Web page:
• You can consider optocoupling - the analogue input drives a LED inducing a current/voltage in a photodiode which is then measured by the microcontroller. As the current direction can change, you may need two optocouplers per input. There are several components available for this - your choice depends on cost, precision, etc. A resistor in series with the LED will keep its current within bounds, make sure that the allowed reverse voltage is high enough. – le_top Jul 23 '16 at 11:42
• @Neil_UK: this is a valid comment, especially given that I'm considering summing op-amps, which can be seen as divider networks. Thing is, I'm not sure of the characteristics of the circuit I'll be monitoring, and I doubt I'll ever be able to figure them out. My goal with this project is to reproduce the characteristics of a cheapo voltmeter, i.e. something that has a high enough impedance to just not worry about it, and still have some noise immunity. – jmr Jul 23 '16 at 12:16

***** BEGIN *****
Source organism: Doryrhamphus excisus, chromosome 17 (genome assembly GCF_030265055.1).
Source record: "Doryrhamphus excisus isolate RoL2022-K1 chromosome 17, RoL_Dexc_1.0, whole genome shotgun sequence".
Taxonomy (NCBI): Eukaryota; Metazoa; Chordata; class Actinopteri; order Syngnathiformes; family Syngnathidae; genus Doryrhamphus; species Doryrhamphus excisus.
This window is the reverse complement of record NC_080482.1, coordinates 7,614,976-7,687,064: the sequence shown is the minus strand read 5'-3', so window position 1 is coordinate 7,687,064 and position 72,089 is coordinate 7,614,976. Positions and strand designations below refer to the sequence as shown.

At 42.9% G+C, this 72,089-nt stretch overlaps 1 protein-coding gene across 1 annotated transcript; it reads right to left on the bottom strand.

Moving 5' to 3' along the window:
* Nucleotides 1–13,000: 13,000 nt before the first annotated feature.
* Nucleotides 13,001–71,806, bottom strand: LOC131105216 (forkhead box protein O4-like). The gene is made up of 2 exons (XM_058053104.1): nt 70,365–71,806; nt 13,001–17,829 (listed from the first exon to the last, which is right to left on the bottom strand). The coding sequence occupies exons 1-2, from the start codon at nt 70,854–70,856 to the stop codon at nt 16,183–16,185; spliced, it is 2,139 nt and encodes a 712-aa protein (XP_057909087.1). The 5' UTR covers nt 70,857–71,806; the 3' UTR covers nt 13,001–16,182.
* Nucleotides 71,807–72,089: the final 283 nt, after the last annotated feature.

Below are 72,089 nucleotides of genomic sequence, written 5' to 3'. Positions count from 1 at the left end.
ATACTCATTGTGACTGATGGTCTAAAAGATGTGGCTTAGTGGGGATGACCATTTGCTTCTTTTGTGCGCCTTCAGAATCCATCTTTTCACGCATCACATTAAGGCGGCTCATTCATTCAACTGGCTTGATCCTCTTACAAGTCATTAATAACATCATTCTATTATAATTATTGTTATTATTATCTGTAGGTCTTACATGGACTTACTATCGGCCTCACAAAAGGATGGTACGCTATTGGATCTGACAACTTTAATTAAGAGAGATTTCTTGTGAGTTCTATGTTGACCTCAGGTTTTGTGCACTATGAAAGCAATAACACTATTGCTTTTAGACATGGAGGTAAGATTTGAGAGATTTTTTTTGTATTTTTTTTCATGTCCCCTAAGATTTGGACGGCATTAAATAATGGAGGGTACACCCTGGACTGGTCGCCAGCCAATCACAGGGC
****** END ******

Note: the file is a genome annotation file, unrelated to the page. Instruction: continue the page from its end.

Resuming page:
• @le_top: thanks for your input, but unless I'm missing something, your solution would fail to measure anything in the -0.5 to 0.5V range, since neither optocoupler would conduct in that range. – jmr Jul 23 '16 at 12:19

2 Answers

This is a fun problem, but thankfully, you aren't the first person to run into this. High-speed ADCs tend to be picky about input drive, and high-speed ADC drivers are often made in low voltage processes, which means that accepting a high-voltage input requires some gymnastics, for which resistor dividers aren't an option due to high-speed impedance control issues. Instead, fully differential amplifiers can be used as attenuators, even for input signals that would be by themselves be outside the input CMVR of the fully differential amplifier.

Based on the procedures from these two appnotes -- we wind up with a circuit topology that looks like:

simulate this circuit – Schematic created using CircuitLab